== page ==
BERLIN (AP) – Chancellor Olaf Scholz inaugurated Germany’s first liquefied natural gas terminal on Saturday, declaring that the pace at which it is being put into service is a sign that Europe’s largest economy will remain strong.
The government’s top three officials – Scholz, Economy Minister Robert Habeck and Finance Minister Christian Lindner – attended the opening of the North Sea port of Wilhelmshaven as a sign of importance to the many new LNG terminals Germany plans to build. He is beating his hands and feet. After Russia’s invasion of Ukraine.
The terminals are part of a campaign to avert an energy crisis that includes temporarily reactivating old oil and coal-fired power stations and extending the lives of Germany’s last three nuclear power plants, which are slated to be decommissioned at the end of the year. I had to be closed. year, until the middle of April.
Days after Russia invaded Ukraine in February, Scholz announced that the government had decided to quickly build the first two LNG terminals.
“When we said that, for example, a terminal like this should be built in Wilhelmshaven already this year, many people said that it is never possible, it will never succeed,” the chancellor said at Saturday’s ceremony. Will happen.” And the opposite is true.
Port facilities were completed a month ago and a specially equipped vessel, a so-called “floating storage and regasification unit”, docked on Thursday with 165,000 cubic meters of LNG. The economy ministry said regasification is expected to begin in the coming days and “regular service” in January.
Two more terminals are expected to open this winter, with the other three expected to be available next winter. Scholz said their total capacity would be more than half the amount of Russian pipeline gas supplied last winter.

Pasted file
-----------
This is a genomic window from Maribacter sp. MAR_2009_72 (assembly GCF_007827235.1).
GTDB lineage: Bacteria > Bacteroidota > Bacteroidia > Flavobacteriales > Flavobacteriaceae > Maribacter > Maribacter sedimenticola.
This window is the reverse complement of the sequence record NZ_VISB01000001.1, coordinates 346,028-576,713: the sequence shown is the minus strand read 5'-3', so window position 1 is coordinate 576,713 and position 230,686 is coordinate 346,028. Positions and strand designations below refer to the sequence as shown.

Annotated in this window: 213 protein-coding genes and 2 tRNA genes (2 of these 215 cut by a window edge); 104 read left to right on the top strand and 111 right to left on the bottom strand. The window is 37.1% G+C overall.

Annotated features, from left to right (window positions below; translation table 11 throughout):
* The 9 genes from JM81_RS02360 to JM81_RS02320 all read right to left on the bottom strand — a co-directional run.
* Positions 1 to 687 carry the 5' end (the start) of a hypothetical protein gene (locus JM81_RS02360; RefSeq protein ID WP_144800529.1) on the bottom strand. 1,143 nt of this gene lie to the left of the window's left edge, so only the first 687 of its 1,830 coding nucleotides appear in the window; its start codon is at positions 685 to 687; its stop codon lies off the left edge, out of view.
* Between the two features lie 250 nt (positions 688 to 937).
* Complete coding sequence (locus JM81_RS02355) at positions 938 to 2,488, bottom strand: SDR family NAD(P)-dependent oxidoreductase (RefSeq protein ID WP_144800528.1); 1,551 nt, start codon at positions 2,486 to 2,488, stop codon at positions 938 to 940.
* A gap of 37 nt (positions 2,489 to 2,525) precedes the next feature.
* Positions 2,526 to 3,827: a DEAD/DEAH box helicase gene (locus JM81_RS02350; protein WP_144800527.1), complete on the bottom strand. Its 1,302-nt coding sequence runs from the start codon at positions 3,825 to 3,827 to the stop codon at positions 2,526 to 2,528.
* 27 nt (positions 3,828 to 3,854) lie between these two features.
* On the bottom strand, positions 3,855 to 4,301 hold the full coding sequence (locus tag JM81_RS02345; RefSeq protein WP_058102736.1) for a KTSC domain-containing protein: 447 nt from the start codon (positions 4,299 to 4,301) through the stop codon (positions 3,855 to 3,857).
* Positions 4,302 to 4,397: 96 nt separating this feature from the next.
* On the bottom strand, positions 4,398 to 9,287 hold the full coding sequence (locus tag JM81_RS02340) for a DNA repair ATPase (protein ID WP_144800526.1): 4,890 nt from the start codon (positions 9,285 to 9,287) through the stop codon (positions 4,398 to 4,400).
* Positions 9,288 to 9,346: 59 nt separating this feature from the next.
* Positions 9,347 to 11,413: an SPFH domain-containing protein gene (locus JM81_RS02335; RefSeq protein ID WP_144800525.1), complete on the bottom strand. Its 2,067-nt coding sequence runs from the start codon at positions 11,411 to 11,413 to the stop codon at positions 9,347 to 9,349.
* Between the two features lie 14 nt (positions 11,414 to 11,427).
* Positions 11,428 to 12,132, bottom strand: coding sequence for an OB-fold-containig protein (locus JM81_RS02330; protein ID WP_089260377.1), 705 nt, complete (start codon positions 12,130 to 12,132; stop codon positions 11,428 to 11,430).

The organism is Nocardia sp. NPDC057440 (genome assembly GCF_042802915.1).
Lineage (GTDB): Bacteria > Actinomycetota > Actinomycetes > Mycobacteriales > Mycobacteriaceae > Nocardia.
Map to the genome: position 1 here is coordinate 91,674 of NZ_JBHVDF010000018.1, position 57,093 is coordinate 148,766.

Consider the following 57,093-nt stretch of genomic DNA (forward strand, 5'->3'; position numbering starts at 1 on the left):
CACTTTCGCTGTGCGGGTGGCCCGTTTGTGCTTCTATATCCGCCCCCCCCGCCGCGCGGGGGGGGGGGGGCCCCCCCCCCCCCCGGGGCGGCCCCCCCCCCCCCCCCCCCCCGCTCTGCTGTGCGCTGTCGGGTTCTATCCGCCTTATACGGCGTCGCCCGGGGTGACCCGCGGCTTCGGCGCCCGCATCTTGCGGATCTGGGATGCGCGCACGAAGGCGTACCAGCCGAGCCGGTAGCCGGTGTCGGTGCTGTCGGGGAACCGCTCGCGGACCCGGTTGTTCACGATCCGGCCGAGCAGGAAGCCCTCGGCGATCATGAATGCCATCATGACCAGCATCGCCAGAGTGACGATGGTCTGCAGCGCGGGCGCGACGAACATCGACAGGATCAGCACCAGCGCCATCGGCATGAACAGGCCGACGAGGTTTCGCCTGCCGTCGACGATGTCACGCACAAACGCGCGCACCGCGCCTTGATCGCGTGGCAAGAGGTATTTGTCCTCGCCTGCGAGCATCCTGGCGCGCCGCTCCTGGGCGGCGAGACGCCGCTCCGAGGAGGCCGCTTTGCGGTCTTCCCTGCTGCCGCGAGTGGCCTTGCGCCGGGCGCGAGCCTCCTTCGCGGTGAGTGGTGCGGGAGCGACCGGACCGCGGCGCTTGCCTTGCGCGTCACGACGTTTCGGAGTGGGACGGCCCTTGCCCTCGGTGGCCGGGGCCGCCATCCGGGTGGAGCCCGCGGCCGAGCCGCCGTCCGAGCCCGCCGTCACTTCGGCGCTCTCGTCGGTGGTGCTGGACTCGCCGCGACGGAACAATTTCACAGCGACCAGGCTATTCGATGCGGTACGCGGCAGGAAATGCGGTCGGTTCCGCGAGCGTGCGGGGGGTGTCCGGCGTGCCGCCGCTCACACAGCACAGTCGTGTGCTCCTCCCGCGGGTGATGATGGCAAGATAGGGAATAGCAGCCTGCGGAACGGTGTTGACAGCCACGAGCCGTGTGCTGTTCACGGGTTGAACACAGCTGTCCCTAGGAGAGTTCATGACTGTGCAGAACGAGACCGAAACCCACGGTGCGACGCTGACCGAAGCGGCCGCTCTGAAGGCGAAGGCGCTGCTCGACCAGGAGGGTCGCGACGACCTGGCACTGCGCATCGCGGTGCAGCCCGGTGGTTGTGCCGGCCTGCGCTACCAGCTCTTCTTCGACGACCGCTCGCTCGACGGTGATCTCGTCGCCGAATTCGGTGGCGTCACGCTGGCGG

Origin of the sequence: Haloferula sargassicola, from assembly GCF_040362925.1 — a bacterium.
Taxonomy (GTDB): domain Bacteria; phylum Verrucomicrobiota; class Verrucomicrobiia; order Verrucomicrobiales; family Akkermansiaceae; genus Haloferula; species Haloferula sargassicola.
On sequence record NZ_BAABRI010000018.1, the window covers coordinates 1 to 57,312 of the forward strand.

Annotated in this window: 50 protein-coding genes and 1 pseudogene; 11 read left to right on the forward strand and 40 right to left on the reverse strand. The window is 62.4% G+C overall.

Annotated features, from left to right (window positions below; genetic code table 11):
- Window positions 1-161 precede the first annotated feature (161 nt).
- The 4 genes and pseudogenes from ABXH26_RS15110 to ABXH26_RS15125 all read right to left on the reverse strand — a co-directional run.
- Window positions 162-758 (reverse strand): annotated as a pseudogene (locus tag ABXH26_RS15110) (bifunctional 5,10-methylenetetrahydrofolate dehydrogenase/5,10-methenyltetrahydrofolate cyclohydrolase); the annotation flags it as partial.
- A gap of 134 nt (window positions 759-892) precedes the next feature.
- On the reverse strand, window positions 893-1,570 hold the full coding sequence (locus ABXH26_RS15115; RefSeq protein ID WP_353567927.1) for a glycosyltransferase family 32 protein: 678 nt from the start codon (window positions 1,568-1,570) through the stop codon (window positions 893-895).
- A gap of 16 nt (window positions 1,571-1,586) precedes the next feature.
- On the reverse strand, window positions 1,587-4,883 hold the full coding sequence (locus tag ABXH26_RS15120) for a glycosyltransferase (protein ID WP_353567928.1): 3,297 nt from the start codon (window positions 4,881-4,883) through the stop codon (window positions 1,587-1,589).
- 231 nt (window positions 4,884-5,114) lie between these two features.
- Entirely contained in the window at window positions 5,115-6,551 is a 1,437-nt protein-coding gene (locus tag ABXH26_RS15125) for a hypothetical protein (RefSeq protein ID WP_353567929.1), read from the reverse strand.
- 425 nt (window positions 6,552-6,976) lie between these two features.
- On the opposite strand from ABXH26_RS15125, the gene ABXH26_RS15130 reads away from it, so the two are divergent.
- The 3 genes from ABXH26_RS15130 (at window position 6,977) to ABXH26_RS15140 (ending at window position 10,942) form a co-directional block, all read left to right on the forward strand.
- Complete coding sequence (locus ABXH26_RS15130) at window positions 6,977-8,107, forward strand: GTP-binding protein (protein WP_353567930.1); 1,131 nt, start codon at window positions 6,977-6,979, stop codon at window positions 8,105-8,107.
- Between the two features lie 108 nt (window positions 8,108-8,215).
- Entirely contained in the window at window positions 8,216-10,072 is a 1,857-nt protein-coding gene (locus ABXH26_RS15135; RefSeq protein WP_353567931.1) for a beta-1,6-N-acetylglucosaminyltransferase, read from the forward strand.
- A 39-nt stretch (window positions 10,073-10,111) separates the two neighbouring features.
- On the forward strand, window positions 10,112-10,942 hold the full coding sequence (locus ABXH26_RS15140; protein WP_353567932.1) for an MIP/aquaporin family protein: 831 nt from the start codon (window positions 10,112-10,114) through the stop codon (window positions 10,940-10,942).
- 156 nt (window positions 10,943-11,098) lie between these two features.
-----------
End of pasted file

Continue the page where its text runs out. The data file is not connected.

The sluggish planning process has long been a point of concern in Germany. Scholz declared on Saturday that “this is now the new German pace with which we are pushing infrastructure.”
“It is a good day for our country and a good sign for the whole world that the German economy will be in a position to remain strong, to produce and to meet this challenge,” he said.
Efforts to make Germany independent of Russian gas were well underway before Russia began reducing supplies through the Nord Stream 1 pipeline, its main supply route, in mid-June. Russia, which used to contribute more than half of the country’s natural gas supply, has not delivered any gas to Germany since late August.
Scholz underlined the importance of furthering Germany’s transition to renewable energy sources and stressed that a new pipeline to Wilhelmshaven was planned in such a way that it could be adapted to transport hydrogen in the future.
Nevertheless, the new gas terminals have drawn criticism from environmental groups.
And while he has broad mainstream political support, Tino Chorupalla, a leader of the far-right Alternative for Germany party, argued on Saturday that the Wilhelmshaven facility would not solve the energy crisis and called on the government to lift sanctions against Russia. .
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